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An electron, travelling at high speed relative to an observer, does not radiate unless it undergoes some form of acceleration. Yet we can observe wave like properties under certain measurement conditions. If we accept that the electron has a magnetic moment, then there is a high probability that the electron gained some angular momentum on leaving the source. This angular momentum of the magnetic moment must exponentially dissipate its energy via radiation. Is this wave particle duality? Could this explain interference in the double slit experiment with very well spaced electrons?

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  • $\begingroup$ There is still interference in double slit single electron at a time , the wave property is seen with the accumulation of events , single electrons seem random on the screen. see here physics.stackexchange.com/questions/238855/… $\endgroup$
    – anna v
    Jun 16 at 10:37
  • $\begingroup$ @anna v...The link looks like the Tonamura et al. experiment. The dots are the vector addition of noise energy plus feeble EM wave energy. There are two paper referring to this effect:---jumpshare.com/v/Zcjz31uwBJJZd0VN7aXF ............................................. /doi.org/10.1023/A:1019771303840 $\endgroup$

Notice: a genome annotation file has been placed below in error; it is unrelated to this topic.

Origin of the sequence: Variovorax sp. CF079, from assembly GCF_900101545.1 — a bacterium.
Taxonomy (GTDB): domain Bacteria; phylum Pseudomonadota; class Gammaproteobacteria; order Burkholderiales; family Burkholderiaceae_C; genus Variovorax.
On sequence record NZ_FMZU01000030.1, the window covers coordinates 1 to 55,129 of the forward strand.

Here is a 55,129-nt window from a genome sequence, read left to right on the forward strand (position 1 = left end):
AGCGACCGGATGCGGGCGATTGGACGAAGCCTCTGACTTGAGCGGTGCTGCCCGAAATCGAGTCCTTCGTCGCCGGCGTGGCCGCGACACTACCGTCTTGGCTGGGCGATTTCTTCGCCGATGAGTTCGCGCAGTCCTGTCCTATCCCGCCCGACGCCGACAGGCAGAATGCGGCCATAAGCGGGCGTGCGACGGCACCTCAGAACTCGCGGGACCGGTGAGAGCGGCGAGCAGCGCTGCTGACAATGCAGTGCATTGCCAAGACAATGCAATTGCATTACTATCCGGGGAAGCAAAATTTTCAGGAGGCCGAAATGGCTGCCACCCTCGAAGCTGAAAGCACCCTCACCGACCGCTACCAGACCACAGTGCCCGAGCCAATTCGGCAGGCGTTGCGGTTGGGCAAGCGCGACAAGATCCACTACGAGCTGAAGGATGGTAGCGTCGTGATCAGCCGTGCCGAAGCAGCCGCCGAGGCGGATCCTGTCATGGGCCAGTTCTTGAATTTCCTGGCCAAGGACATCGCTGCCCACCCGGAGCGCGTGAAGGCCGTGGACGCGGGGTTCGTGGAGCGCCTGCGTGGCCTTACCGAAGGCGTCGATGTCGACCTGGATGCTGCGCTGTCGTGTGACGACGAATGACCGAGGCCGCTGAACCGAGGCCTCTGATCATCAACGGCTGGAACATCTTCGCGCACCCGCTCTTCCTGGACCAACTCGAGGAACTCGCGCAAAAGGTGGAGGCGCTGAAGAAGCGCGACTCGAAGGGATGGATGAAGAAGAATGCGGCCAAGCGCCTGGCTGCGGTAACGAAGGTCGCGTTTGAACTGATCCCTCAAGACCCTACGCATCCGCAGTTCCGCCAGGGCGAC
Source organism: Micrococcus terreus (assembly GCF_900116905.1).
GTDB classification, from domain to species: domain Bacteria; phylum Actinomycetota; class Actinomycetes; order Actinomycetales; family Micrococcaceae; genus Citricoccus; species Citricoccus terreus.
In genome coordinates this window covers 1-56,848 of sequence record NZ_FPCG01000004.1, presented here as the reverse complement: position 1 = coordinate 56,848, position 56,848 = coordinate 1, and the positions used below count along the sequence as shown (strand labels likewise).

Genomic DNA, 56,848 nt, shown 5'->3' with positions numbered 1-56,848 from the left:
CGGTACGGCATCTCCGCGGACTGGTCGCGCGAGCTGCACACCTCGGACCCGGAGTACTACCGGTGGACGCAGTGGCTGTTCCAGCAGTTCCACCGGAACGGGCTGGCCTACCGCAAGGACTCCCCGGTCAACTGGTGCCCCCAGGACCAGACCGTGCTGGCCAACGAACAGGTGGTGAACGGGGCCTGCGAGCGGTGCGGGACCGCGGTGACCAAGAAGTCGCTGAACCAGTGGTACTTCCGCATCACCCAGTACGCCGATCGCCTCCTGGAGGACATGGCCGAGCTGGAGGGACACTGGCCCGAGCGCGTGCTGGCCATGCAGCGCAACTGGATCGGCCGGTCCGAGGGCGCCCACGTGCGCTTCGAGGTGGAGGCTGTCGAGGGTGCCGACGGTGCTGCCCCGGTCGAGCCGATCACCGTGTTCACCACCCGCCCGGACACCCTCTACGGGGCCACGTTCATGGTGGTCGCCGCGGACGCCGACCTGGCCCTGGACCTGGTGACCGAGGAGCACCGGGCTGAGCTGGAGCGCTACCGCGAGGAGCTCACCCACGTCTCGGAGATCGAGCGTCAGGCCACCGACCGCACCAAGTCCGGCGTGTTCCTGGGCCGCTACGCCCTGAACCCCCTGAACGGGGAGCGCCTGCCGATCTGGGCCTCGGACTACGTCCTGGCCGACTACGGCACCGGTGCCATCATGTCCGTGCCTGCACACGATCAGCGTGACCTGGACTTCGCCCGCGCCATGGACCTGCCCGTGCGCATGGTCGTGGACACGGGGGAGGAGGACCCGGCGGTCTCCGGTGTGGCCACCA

– barry
    Jun 16 at 13:20
  • $\begingroup$ @anna v....The second reference has a computer simulation of signal plus noise addition. The image in the simulation looks remarkably similar to Tonamura's final image!! The simulation is based on purely classical assumptions. $\endgroup$
    – barry
    Jun 16 at 13:30
  • $\begingroup$ @anna v...The electrons arrive randomly and actually reduce contrast of the image by adding a DC component to the image of Tonomuras. $\endgroup$
    – barry
    Jun 16 at 13:36

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